Who Came First? Local Business Embroiled in Lawsuit over Bras

By: Chris Stover Email
By: Chris Stover Email

November 25, 2013

A local business has found itself in the middle of an international lawsuit, and the cost of fighting keeps on growing.

Keswick resident Suzanne Nash has been working on her startup business, Mirage Apparel, with her business partner, Carl Robinson. Robinson says he came up with the idea of pockets for brassieres to hold credit cars, keys or phones.

"After I saw what he was doing and looked at the background, I said, 'It's a great idea. I know I could market it," Nash said.

Nash works out of her Keswick home, and Robinson lives in London.

They pride themselves on their product -- a flexible bra with built-in pockets to ensure good fitting. But in April 2012, things changed.

"I didn't see it coming," Robinson said in an interview Monday. "It completely tore the rug out from under me."

Students taking part in a business competition at the University of Washington debuted the JoeyBra, marketed as a bra with a pocket. Creators Kyle Bartlow and Mariah Gentry spoke about the product to KOMO News in Seattle in October 2012.

"Originally, it was my idea," Bartlow said.

"I said, 'Oh my goodness, why hasn't anyone thought of this before?" Gentry said.

But Robinson says he did think of it first.

"I do own the intellectual property for it. We do own designs," he said. "I'm baffled to a certain point, to tell you the truth, how they have the audacity to do it. But they got away with it in broad daylight."

Robinson filed patents for his invention in Australia, the United Kingdom and the United States. The patent expired in Australia in November 2010.

His American patent is in force until 2015, and the British patent is in force until 2037.

"There had never been pockets on the wing of a bra prior to Carl coming up with the idea," Nash said.

The controversy with the JoeyBra has cost Nash and Robinson time and money. They are not moving along with their distribution in the U.S. as quickly as they'd like. And they estimate they've spent $40,000 on legal fees, trying to fight the JoeyBra founders.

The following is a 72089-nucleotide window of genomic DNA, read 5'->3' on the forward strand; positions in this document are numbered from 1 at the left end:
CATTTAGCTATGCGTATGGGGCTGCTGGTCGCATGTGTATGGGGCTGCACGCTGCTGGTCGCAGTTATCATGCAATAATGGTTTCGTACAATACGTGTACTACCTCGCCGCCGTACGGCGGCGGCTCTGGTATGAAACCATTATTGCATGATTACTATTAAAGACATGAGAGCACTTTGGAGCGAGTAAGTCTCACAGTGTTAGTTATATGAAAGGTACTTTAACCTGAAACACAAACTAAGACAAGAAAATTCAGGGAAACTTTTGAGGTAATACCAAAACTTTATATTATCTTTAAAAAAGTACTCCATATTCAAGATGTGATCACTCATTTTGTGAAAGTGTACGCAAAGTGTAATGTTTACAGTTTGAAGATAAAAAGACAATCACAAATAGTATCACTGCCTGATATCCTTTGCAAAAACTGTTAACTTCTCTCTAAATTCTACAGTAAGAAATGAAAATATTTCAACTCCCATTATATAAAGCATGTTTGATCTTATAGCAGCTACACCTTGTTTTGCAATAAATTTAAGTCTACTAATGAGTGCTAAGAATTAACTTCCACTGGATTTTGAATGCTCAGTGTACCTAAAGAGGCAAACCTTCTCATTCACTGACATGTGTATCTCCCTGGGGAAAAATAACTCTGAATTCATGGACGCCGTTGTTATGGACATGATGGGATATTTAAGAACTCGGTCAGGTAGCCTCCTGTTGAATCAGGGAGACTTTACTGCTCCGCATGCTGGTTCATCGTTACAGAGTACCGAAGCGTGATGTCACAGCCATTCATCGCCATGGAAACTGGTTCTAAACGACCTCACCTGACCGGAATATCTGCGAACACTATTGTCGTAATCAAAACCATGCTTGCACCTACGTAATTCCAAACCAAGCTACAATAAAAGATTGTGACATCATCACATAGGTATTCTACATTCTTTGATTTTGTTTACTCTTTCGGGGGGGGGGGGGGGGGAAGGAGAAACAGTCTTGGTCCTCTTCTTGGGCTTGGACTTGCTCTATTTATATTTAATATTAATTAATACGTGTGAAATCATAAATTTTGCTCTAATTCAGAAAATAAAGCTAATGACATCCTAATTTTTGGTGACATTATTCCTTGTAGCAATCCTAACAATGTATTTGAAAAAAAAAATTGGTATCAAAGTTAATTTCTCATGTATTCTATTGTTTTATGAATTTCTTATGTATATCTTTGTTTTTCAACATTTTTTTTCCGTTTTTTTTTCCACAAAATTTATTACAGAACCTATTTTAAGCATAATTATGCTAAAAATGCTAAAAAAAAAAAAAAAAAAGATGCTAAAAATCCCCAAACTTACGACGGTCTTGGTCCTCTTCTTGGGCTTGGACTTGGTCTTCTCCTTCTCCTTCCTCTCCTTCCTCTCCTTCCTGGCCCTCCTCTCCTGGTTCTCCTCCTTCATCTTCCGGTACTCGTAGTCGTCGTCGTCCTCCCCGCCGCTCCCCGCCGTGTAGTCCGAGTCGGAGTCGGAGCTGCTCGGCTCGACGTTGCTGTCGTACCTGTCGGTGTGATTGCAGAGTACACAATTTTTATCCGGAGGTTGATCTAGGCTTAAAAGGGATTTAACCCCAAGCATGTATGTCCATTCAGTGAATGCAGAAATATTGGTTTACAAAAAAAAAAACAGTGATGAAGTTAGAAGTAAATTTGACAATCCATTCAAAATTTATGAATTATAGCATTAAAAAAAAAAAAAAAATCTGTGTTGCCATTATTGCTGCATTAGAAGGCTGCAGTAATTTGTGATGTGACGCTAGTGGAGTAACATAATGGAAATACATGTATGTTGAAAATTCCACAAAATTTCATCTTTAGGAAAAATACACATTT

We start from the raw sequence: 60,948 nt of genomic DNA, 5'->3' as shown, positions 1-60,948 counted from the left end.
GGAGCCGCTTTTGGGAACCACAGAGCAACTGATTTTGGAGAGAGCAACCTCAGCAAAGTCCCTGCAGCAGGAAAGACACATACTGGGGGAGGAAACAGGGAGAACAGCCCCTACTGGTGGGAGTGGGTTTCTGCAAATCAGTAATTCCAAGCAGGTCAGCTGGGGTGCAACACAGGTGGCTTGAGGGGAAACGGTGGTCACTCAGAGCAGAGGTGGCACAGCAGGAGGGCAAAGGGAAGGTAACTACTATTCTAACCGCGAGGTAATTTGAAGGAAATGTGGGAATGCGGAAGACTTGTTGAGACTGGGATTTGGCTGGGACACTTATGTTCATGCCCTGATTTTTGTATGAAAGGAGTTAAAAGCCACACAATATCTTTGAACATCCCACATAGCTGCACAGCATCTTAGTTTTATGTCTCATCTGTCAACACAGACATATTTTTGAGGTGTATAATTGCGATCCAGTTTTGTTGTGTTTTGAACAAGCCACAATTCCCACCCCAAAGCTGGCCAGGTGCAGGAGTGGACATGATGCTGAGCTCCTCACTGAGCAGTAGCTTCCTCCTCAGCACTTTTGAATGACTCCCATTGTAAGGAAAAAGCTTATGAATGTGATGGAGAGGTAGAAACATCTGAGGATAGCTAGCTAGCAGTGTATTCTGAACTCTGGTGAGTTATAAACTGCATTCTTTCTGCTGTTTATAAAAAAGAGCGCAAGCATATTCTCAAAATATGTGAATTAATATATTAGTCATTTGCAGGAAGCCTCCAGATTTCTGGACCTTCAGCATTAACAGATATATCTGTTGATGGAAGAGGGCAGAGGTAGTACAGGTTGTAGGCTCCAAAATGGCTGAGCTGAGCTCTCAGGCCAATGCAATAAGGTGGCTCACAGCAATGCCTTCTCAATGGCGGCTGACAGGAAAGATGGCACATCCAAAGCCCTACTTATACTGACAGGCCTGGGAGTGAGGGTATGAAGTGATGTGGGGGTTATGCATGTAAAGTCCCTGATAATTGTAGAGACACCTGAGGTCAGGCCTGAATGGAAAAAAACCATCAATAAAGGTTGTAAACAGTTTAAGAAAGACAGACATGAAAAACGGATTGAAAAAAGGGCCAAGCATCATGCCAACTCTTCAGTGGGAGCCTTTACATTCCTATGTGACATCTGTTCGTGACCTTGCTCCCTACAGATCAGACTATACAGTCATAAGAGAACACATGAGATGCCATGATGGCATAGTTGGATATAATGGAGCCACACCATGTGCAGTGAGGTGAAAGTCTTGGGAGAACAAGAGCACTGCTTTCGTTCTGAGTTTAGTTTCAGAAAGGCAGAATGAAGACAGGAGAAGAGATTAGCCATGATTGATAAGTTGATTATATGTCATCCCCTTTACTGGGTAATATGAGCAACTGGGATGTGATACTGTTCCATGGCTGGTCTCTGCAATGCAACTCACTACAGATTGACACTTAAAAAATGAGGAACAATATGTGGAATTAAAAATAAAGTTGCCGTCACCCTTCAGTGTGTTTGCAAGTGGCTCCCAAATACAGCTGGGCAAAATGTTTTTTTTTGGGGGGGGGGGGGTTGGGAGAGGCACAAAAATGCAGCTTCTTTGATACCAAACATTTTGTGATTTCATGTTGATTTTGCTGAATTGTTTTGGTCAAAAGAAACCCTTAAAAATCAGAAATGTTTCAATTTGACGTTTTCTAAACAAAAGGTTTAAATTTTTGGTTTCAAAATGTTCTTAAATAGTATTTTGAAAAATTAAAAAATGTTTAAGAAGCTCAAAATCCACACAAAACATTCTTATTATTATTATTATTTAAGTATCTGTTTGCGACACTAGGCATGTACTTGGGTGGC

Robinson says there are similarities between his original idea and patent in Australia dating back to 1999 and the JoeyBra setup. At the time in an official document, he was praised for his "joey concept" pocketed lingerie. His trademarked logo was a kangaroo.

Despite similarities in both the name and the logo, JoeyBra founder Bartlow maintains his idea is original.

"[Robinson has] a pocket that's on the inside of the bra," he said in October 2012. "So obviously, ours is on the outside, which is already a large difference."

Nash has checked out the JoeyBra and says the difference is in the quality. She said the pocket is installed directly onto the bra material instead of being its own component on the bra, like the one she and Robinson are marketing.

"They had completely duplicated the concept," Robinson said.

A lawyer representing JoeyBra said in an email Monday the company stands by the statement that their idea is original. Attorney Philip Mann said the company had "no prior knowledge" of Robinson or his patent until the case was filed.

"I think it's very clear that he's the originator of the idea," Nash said of Robinson.

The two say they vow to continue fighting to get proper credit for the invention.

"They were very methodical in what they had been doing," Robinson said of the JoeyBra founders. "They know exactly what they've done."


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